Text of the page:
In the previous article we discussed the organizations that set the standards for safety decals. As a recap ANSI Z535 covers the United States and ISO covers Europe. Now we will dig into how to properly layout and format your safety decal.
While pictorials provide an important visual component of the hazard, the verbiage included on the safety decal provides more finite detail around the hazard, hazard avoidance and consequences. At this point in the decal development process, a manufacturer has been provided the initial verbiage needed for the decal – signal words NOTICE, CAUTION, WARNING or DANGER. The next step is to put the identified hazard into words and describe how to avoid the hazard.
For example purposes, let’s say that this particular piece of equipment could present a burn hazard. The decal would display the signal word “CAUTION” with the identification of the hazard reading, “BURN HAZARD!” CAUTION is used in this instance because the hazard may result in a minor or moderate injury. WARNING wouldn’t be used because death would be unlikely. Following would be avoidance text: “Keep clear of hot surface.” This text informs the end-user of the step(s) necessary to avoid the hazard.
The remaining verbiage is a description of the consequences of not avoiding the hazard. In our example, the text would read, “Failure to comply may result in minor or moderate injury.” All of this verbiage would be coupled with pictorials illustrating the burn hazard and the avoidance action.
To develop effective verbiage for safety decals, wording should be succinct and use a headline-style format. Designers should avoid using excessive, unnecessary words (e.g., “the”) while presenting the text in upper and lower case letters. Upper and lower case letters are approximately 30% easier to read than all upper case. However, it is acceptable to use all upper case letters in short phrases requiring impact, like BURN HAZARD.
Next is determining the appropriate font size and the space available on the decal. Manufacturers need to determine the proper distance to view the safety decal and avoid the hazard. ANSI has a font size guideline that can be referenced for this purpose.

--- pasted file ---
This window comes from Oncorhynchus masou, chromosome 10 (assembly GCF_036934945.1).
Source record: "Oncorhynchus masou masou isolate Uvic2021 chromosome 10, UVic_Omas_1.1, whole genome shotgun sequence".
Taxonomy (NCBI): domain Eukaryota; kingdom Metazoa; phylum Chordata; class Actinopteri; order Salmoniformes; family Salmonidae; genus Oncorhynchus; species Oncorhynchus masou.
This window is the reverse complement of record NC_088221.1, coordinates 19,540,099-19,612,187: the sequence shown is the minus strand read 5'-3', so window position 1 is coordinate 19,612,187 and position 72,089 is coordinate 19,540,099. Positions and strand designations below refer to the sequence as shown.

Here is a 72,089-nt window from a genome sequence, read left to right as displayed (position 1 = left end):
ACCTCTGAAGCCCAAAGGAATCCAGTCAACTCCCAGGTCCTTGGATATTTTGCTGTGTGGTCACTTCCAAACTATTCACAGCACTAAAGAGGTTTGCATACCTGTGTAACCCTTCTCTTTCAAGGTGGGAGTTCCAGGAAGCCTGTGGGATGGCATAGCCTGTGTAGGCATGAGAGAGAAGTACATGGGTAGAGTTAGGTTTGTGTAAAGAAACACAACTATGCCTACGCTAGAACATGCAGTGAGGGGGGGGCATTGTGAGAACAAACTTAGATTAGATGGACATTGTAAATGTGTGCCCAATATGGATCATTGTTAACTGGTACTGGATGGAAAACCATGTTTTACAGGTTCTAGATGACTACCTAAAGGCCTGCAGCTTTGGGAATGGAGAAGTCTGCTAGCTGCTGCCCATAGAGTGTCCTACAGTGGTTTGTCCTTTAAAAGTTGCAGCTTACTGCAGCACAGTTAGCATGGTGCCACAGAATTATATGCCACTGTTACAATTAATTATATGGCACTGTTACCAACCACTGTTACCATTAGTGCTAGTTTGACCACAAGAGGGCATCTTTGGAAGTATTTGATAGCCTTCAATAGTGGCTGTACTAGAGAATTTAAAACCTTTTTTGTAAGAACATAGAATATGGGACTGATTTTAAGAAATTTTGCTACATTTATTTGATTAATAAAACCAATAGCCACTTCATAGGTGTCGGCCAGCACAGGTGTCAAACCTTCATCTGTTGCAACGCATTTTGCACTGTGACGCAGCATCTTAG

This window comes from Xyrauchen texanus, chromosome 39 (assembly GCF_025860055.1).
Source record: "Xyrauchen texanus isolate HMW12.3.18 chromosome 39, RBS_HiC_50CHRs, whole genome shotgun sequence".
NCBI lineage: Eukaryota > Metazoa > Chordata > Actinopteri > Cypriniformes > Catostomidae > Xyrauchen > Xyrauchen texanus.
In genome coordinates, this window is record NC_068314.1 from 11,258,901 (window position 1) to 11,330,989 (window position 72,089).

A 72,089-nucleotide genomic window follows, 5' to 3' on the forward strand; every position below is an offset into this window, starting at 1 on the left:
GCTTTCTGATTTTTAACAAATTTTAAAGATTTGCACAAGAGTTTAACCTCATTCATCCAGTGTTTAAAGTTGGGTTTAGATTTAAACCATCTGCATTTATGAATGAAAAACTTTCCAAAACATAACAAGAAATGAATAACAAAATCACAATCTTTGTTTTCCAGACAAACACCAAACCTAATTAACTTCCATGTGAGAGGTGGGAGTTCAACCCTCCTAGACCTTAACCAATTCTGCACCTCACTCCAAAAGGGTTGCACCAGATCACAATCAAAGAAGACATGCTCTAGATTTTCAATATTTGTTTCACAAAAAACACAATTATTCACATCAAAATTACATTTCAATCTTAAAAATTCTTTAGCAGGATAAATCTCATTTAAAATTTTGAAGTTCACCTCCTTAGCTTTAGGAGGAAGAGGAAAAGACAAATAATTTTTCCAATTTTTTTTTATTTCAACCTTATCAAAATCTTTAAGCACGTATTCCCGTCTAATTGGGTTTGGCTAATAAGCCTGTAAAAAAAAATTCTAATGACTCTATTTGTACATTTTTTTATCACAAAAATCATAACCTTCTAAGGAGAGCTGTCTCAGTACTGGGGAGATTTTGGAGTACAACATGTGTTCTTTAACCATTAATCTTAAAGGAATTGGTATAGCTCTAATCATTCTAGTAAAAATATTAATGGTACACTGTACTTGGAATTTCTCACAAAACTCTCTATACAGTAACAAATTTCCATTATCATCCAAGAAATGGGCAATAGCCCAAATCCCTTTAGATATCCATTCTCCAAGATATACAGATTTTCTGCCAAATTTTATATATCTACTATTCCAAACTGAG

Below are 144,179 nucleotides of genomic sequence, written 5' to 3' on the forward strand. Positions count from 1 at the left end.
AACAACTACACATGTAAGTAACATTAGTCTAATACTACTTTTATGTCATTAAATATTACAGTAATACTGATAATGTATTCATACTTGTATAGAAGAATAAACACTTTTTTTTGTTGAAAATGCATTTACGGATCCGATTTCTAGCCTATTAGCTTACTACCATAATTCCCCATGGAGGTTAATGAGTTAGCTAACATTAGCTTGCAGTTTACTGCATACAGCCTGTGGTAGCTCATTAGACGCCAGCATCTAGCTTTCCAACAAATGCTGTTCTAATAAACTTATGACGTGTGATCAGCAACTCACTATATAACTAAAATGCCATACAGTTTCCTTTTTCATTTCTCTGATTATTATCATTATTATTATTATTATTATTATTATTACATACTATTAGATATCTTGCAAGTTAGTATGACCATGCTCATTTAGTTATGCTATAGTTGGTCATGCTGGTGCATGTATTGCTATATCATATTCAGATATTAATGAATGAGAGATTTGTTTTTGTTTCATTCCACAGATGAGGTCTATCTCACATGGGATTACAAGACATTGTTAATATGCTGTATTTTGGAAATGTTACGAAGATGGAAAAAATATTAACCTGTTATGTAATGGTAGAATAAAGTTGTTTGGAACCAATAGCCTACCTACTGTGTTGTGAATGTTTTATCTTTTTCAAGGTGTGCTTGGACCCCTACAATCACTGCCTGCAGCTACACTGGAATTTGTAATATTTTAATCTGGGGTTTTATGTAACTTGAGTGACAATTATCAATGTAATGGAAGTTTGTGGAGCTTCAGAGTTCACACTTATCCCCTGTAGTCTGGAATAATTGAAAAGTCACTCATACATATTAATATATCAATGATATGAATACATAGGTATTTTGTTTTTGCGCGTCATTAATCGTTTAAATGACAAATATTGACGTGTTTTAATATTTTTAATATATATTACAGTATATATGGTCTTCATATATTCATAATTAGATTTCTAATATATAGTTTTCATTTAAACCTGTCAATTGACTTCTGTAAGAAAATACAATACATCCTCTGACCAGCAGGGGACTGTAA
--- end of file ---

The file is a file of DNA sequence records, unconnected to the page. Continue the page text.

Layout and Consistency
Decals can be laid out in either a vertical or horizontal format. Both formats are acceptable design layouts and can be determined by a manufacturer’s corporate standards, the area where the decal will go or personal preference.
Overall design consistency should be maintained. Through decal design consistency, manufacturers will help ensure the recognition of hazard and avoidance pictorials by using the same pictorials outlined in ANSI and ISO stylebooks. It also ensures that a consistent message is delivered across entire product lines and between different products. AEM (The Association of Equipment Manufacturers) offers a helpful tool to find pictorials. It can be found at http://www.aem.org/SRT/Safety/PictorialDatabase/
It is also a good practice to keep layout styles consistent across different decals. Generally, manufacturers want to keep the signal word panel, the pictorials and the verbiage in the same location when possible. This will allow end-users to recognize safety messages quickly.
Final Decal Design and Production
Once all of the elements are in place, take a final look at the safety decal to make sure the artwork is clean and that the decal accurately describes the hazard and avoidance steps. It is encouraged to validate the comprehension of safety decals – for example, gather a group of individuals to critique the decal on symbol recognition and wording. Generally, it’s a good idea to find individuals that are somewhat familiar with the equipment. They can be co-workers such as administrative personnel. They will have some familiarity with the product even though they don’t use it on a daily basis.
During this, it is important for manufacturers to remember that safety decals are not the “end-all be-all” for hazard identification. The decals are to remind the users of what they should have reviewed in the Operators Manual or learned during product training. It is always the responsibility of the user to read the manual and attain training before operating any piece of equipment.
After the decal passes testing, work with a proven decal supplier to produce the finished product, making certain to provide size requirements and any special instructions. In addition, while there are no set standards for the type of material on which the decal should be printed, there are special conditions that should be considered. It is recommended to inform the supplier if the decal will be exposed to extreme conditions, such as abrasion, constant sunlight or chemicals.
All of these factors will play a role in determining which adhesive, base material and over-laminate (if applicable) are best to use. Another item to be addressed with the supplier is the surface to which the decal is being applied:
- Is it curved or flat?
- Is the surface powder coated or enamel paint?
- Does it have a smooth or rough texture?
A good supplier is willing to work with the manufacturer throughout the entire decal development process, offering full design capabilities, thorough knowledge or materials, translation services and a thorough knowledge of industry standards and compliance requirements.